Some people with AS delay seeking help because over-the-counter anti-inflammatory drugs are effective initially, then stop working because they are inadequate to treat the level of pain.

“The thing that caught my attention,” Mandelin said, “is that her back pain has these inflammatory features ... she had trouble first thing in the morning and improved after she moved.” The opposite would be true if her pain was the result of an injury: rest would lessen the pain.

“And there was no inciting event,” such as an injury, he noted.

Early diagnosis and treatment are important, Mandelin said. “Intervening early and aggressively has the best chance to control the disease” and reduce damage to the spine and other parts of the body.

To help confirm the diagnosis, Mandelin ordered blood tests, including one for HLA-B27, a protein found on the surface of white blood cells that increases the risk of developing AS but is not a screening test.

Gervais, whose test was negative, said she was elated to receive a provisional diagnosis and even happier shortly after starting a potent anti-inflammatory drug called indomethacin.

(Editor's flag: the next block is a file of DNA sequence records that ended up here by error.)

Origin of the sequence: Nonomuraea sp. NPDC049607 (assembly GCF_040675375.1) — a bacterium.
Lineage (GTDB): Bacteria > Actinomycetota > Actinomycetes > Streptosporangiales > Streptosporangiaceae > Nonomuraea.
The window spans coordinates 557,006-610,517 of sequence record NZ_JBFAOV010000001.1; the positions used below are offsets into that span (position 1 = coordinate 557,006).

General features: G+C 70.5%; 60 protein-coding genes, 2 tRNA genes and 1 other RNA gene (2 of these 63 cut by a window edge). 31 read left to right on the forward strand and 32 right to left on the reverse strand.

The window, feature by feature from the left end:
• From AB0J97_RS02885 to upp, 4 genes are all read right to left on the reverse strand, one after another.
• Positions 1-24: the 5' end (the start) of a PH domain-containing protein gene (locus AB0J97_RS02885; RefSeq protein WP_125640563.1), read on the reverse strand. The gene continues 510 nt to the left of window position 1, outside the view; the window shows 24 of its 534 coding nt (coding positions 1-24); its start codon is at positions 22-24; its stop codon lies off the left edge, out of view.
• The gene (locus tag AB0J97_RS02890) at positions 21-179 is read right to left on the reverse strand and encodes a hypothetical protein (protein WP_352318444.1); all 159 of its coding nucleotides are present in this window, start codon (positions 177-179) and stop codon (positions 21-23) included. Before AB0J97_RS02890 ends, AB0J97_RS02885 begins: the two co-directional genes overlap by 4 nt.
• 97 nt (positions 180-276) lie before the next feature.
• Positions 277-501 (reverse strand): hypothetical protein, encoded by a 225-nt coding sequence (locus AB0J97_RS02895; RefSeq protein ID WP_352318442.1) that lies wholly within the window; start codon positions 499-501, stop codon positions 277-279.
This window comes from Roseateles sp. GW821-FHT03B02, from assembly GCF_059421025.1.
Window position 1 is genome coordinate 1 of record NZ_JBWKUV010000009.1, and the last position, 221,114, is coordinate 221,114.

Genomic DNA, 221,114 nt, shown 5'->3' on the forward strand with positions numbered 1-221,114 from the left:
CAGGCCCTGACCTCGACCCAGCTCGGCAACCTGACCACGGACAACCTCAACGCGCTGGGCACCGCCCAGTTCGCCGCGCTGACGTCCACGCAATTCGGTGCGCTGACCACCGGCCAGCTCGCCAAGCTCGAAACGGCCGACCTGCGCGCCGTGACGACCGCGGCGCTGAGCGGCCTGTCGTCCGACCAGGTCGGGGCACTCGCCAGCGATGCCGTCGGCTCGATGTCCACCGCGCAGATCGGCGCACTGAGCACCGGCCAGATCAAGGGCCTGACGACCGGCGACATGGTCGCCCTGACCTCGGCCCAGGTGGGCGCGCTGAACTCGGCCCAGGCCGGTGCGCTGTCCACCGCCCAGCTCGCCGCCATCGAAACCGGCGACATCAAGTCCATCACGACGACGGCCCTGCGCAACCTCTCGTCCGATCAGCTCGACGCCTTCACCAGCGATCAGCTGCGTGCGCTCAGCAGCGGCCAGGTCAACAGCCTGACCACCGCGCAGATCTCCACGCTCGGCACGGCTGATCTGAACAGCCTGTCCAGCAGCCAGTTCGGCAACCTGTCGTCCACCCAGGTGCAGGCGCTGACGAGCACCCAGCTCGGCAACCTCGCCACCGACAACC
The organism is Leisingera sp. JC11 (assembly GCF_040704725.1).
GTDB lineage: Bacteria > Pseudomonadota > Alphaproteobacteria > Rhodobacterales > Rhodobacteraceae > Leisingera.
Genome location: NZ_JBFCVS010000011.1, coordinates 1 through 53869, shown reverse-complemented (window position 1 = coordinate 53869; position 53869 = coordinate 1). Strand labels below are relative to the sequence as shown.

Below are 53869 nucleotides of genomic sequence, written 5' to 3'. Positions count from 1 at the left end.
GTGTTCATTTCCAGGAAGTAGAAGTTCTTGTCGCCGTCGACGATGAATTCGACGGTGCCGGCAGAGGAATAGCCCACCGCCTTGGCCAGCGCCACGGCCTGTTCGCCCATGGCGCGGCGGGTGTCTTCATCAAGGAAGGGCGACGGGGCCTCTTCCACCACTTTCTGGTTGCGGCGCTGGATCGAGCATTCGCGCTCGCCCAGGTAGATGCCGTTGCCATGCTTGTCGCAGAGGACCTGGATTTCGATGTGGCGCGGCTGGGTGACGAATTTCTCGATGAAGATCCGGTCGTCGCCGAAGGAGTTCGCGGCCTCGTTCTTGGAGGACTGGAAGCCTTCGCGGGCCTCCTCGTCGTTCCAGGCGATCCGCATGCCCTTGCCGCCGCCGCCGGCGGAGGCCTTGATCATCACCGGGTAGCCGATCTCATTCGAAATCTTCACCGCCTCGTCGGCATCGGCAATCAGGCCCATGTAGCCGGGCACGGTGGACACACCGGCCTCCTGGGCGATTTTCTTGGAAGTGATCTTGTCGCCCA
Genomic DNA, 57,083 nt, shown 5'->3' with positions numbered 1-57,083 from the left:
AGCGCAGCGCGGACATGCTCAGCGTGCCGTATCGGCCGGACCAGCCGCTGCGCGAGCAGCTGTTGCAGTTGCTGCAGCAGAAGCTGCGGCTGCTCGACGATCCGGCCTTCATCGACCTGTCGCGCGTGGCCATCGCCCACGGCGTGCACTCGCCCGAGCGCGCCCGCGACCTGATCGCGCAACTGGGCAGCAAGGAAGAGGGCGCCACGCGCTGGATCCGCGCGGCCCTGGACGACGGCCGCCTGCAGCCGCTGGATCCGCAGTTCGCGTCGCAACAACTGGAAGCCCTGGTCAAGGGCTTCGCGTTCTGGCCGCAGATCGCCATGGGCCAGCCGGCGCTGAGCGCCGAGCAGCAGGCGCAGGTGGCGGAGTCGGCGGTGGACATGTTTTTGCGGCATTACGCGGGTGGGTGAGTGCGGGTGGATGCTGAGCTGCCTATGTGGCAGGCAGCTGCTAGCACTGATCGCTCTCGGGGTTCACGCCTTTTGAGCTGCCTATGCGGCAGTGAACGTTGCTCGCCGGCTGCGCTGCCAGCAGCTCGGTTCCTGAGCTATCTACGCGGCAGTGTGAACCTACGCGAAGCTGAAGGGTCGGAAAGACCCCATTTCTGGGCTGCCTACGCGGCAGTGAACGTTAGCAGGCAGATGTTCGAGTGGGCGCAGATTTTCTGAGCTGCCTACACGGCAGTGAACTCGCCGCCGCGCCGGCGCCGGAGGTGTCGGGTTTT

“It was literally life-changing,” she said. Within days “I could bend forward like a normal person.”

Her “exuberant” response to the drug was the clincher for Mandelin. “That was impressive,” he said. “In rheumatology, we have very, very few blood tests that are gold standard reliable.”

But Gervais was unable to tolerate the drug, which left her dizzy and confused. “I’d find myself just staring at my desk in a total fog,” she recalled.

She began receiving biweekly injections of Humira instead. The drug suppresses the immune system and is used to treat other forms of arthritis and Crohn’s disease, which sometimes accompanies AS.

“We were looking for medication that would keep things on a low simmer,” Mandelin said. The drug has worked well for Gervais, who has not experienced side effects. Her condition has remained stable for the past decade, said Mandelin, who sees her every six months.

Gervais said she now moves without difficulty. She walks five miles a day and works out three times a week without pain.

“I’m good — really good,” she said. A brief flare several months ago triggered by gardening left her wondering how she managed all those years.

“What stands out is the incredible frustration of not getting a valid diagnosis,” she said. “Why is it that nobody put it together?”